Background/purpose: The aim of this study was to determine the presentation, treatment, and outcome of children requiring surgery for peptic ulcer disease (PUD) in the post-histamine 2 -blocker era.
Methods: The charts of all children undergoing surgery for PUD in our institution since 1980 were retrospectively reviewed. Data were collected regarding clinical presentation, operative details, postoperative course, and outcome.
Results: Twenty-nine children (7.2 +/- 7.5 years) required surgery for complications of PUD. Indications for operation were bleeding (n = 11), pneumoperitoneum (n = 13), peritonitis (n = 3), and gastric outlet obstruction refractory to medical therapy (n = 2). For those children with bleeding, 8 had simple oversew of the bleeding ulcer(s), 2 had oversew with vagotomy and pyloroplasty, and 1 required vagotomy and antrectomy. All patients with perforation (n = 16) were treated with simple closure with or without omental patch. One child with gastric outlet obstruction underwent vagotomy and antrectomy and 1 had vagotomy and pyloroplasty. Preoperative risk factors or comorbidities were present in 27 of 29 patients and included steroid or nonsteroidal antiinflammatory drug medications in 13 children (only 3 of whom were receiving antiulcer prophylaxis). Postoperative complications occurred in 11 of 29 patients. Three (10%) children required reoperation for persistent or recurrent ulcer disease and 4 children died.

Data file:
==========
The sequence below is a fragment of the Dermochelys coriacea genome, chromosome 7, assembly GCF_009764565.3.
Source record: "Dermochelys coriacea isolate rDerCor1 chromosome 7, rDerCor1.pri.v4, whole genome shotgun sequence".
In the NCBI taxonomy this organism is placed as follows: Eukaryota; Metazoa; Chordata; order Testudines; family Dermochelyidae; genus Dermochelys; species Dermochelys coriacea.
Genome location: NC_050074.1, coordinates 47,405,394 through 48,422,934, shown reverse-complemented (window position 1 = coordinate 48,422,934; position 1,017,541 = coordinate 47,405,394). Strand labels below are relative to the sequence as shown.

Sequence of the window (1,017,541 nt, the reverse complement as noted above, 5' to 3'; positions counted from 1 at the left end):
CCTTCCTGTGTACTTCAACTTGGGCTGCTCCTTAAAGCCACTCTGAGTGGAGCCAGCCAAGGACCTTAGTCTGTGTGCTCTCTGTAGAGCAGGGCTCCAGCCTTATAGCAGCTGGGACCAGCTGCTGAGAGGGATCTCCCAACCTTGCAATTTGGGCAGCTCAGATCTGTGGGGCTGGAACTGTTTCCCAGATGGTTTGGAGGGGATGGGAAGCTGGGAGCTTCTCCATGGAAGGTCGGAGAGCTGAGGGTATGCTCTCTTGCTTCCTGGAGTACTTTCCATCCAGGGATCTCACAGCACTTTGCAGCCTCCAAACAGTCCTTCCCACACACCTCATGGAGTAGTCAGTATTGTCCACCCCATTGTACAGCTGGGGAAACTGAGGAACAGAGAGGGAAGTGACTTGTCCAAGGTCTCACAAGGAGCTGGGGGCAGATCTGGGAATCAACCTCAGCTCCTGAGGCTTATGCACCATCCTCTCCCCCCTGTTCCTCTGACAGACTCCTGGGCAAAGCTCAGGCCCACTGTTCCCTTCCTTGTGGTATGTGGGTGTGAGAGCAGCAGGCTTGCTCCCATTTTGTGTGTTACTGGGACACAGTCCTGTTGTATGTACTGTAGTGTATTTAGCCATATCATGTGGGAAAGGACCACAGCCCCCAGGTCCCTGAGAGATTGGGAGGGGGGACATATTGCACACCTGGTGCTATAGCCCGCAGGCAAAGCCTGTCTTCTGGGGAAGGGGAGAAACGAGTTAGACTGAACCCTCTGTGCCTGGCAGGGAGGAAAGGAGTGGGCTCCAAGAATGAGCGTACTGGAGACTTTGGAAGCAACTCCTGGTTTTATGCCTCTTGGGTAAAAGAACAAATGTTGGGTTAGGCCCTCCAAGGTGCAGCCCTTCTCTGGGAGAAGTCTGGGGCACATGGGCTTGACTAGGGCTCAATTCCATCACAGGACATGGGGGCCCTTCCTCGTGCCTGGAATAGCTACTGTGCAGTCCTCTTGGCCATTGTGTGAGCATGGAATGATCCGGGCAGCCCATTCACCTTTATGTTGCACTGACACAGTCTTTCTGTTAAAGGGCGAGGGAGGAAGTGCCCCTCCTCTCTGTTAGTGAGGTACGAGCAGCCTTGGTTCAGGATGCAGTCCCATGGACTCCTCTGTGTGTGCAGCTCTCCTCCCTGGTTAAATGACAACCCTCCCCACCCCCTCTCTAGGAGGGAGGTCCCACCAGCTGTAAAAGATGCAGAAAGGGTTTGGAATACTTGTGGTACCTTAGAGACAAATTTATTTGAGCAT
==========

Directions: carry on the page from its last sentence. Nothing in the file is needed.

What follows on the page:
Conclusions: PUD remains a highly morbid and mortal condition in children despite the availability of effective acid-reducing medications. Effective prophylaxis of children receiving steroids and nonsteroidal antiinflammatory drugs may play a role in decreasing the risk of PUD.